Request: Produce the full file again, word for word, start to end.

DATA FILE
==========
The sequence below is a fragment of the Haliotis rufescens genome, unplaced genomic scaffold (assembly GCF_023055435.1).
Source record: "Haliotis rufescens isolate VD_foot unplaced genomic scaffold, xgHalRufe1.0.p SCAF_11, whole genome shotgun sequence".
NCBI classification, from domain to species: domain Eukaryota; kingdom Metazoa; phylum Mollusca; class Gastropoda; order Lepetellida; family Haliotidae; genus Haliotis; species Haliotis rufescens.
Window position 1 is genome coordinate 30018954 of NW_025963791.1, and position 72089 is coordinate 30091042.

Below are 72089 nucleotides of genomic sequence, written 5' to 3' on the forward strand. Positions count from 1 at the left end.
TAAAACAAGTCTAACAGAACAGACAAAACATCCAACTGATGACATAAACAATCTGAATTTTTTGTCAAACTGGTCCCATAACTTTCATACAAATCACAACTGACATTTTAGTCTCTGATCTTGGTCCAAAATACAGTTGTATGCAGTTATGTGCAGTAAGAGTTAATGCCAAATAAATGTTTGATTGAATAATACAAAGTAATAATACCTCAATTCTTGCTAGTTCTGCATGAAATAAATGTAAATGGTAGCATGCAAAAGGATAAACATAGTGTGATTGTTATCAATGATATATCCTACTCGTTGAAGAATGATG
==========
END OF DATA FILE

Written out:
The sequence below is a fragment of the Haliotis rufescens genome, unplaced genomic scaffold (assembly GCF_023055435.1).
Source record: "Haliotis rufescens isolate VD_foot unplaced genomic scaffold, xgHalRufe1.0.p SCAF_11, whole genome shotgun sequence".
NCBI classification, from domain to species: domain Eukaryota; kingdom Metazoa; phylum Mollusca; class Gastropoda; order Lepetellida; family Haliotidae; genus Haliotis; species Haliotis rufescens.
Window position 1 is genome coordinate 30018954 of NW_025963791.1, and position 72089 is coordinate 30091042.

Below are 72089 nucleotides of genomic sequence, written 5' to 3' on the forward strand. Positions count from 1 at the left end.
TAAAACAAGTCTAACAGAACAGACAAAACATCCAACTGATGACATAAACAATCTGAATTTTTTGTCAAACTGGTCCCATAACTTTCATACAAATCACAACTGACATTTTAGTCTCTGATCTTGGTCCAAAATACAGTTGTATGCAGTTATGTGCAGTAAGAGTTAATGCCAAATAAATGTTTGATTGAATAATACAAAGTAATAATACCTCAATTCTTGCTAGTTCTGCATGAAATAAATGTAAATGGTAGCATGCAAAAGGATAAACATAGTGTGATTGTTATCAATGATATATCCTACTCGTTGAAGAATGATG